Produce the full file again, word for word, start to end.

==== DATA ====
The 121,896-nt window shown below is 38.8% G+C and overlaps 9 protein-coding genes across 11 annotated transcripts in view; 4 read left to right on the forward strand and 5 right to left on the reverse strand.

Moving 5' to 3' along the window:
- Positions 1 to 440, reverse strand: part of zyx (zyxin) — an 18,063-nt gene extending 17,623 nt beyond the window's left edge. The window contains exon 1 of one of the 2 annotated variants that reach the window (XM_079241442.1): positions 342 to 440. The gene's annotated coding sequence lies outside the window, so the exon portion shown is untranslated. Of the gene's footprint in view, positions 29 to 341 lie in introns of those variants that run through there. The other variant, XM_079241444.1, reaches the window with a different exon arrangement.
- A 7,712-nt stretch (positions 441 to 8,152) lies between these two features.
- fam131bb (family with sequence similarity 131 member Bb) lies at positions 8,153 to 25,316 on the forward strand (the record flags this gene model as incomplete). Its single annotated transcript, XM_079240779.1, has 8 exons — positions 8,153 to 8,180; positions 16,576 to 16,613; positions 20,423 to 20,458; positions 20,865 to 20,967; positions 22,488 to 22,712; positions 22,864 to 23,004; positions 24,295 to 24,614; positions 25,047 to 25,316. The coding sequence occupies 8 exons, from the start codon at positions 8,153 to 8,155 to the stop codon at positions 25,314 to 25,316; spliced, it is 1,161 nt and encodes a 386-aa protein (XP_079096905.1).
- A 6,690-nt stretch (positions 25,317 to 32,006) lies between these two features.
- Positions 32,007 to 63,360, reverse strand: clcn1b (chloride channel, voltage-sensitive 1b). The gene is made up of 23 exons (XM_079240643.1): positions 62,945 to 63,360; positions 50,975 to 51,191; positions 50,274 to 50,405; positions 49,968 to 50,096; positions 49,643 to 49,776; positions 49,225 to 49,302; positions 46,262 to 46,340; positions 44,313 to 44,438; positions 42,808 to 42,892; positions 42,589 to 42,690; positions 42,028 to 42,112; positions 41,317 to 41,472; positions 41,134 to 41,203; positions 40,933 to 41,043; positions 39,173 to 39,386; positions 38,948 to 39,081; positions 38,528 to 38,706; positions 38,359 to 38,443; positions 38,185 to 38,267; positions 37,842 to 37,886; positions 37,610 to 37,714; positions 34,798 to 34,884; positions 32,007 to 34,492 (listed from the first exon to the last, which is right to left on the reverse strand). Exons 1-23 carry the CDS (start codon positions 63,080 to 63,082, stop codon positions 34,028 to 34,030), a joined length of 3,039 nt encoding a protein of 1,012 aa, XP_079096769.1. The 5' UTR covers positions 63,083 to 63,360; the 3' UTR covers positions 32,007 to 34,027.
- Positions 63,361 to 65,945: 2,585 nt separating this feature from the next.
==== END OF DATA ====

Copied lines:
The 121,896-nt window shown below is 38.8% G+C and overlaps 9 protein-coding genes across 11 annotated transcripts in view; 4 read left to right on the forward strand and 5 right to left on the reverse strand.

Moving 5' to 3' along the window:
- Positions 1 to 440, reverse strand: part of zyx (zyxin) — an 18,063-nt gene extending 17,623 nt beyond the window's left edge. The window contains exon 1 of one of the 2 annotated variants that reach the window (XM_079241442.1): positions 342 to 440. The gene's annotated coding sequence lies outside the window, so the exon portion shown is untranslated. Of the gene's footprint in view, positions 29 to 341 lie in introns of those variants that run through there. The other variant, XM_079241444.1, reaches the window with a different exon arrangement.
- A 7,712-nt stretch (positions 441 to 8,152) lies between these two features.
- fam131bb (family with sequence similarity 131 member Bb) lies at positions 8,153 to 25,316 on the forward strand (the record flags this gene model as incomplete). Its single annotated transcript, XM_079240779.1, has 8 exons — positions 8,153 to 8,180; positions 16,576 to 16,613; positions 20,423 to 20,458; positions 20,865 to 20,967; positions 22,488 to 22,712; positions 22,864 to 23,004; positions 24,295 to 24,614; positions 25,047 to 25,316. The coding sequence occupies 8 exons, from the start codon at positions 8,153 to 8,155 to the stop codon at positions 25,314 to 25,316; spliced, it is 1,161 nt and encodes a 386-aa protein (XP_079096905.1).
- A 6,690-nt stretch (positions 25,317 to 32,006) lies between these two features.
- Positions 32,007 to 63,360, reverse strand: clcn1b (chloride channel, voltage-sensitive 1b). The gene is made up of 23 exons (XM_079240643.1): positions 62,945 to 63,360; positions 50,975 to 51,191; positions 50,274 to 50,405; positions 49,968 to 50,096; positions 49,643 to 49,776; positions 49,225 to 49,302; positions 46,262 to 46,340; positions 44,313 to 44,438; positions 42,808 to 42,892; positions 42,589 to 42,690; positions 42,028 to 42,112; positions 41,317 to 41,472; positions 41,134 to 41,203; positions 40,933 to 41,043; positions 39,173 to 39,386; positions 38,948 to 39,081; positions 38,528 to 38,706; positions 38,359 to 38,443; positions 38,185 to 38,267; positions 37,842 to 37,886; positions 37,610 to 37,714; positions 34,798 to 34,884; positions 32,007 to 34,492 (listed from the first exon to the last, which is right to left on the reverse strand). Exons 1-23 carry the CDS (start codon positions 63,080 to 63,082, stop codon positions 34,028 to 34,030), a joined length of 3,039 nt encoding a protein of 1,012 aa, XP_079096769.1. The 5' UTR covers positions 63,083 to 63,360; the 3' UTR covers positions 32,007 to 34,027.
- Positions 63,361 to 65,945: 2,585 nt separating this feature from the next.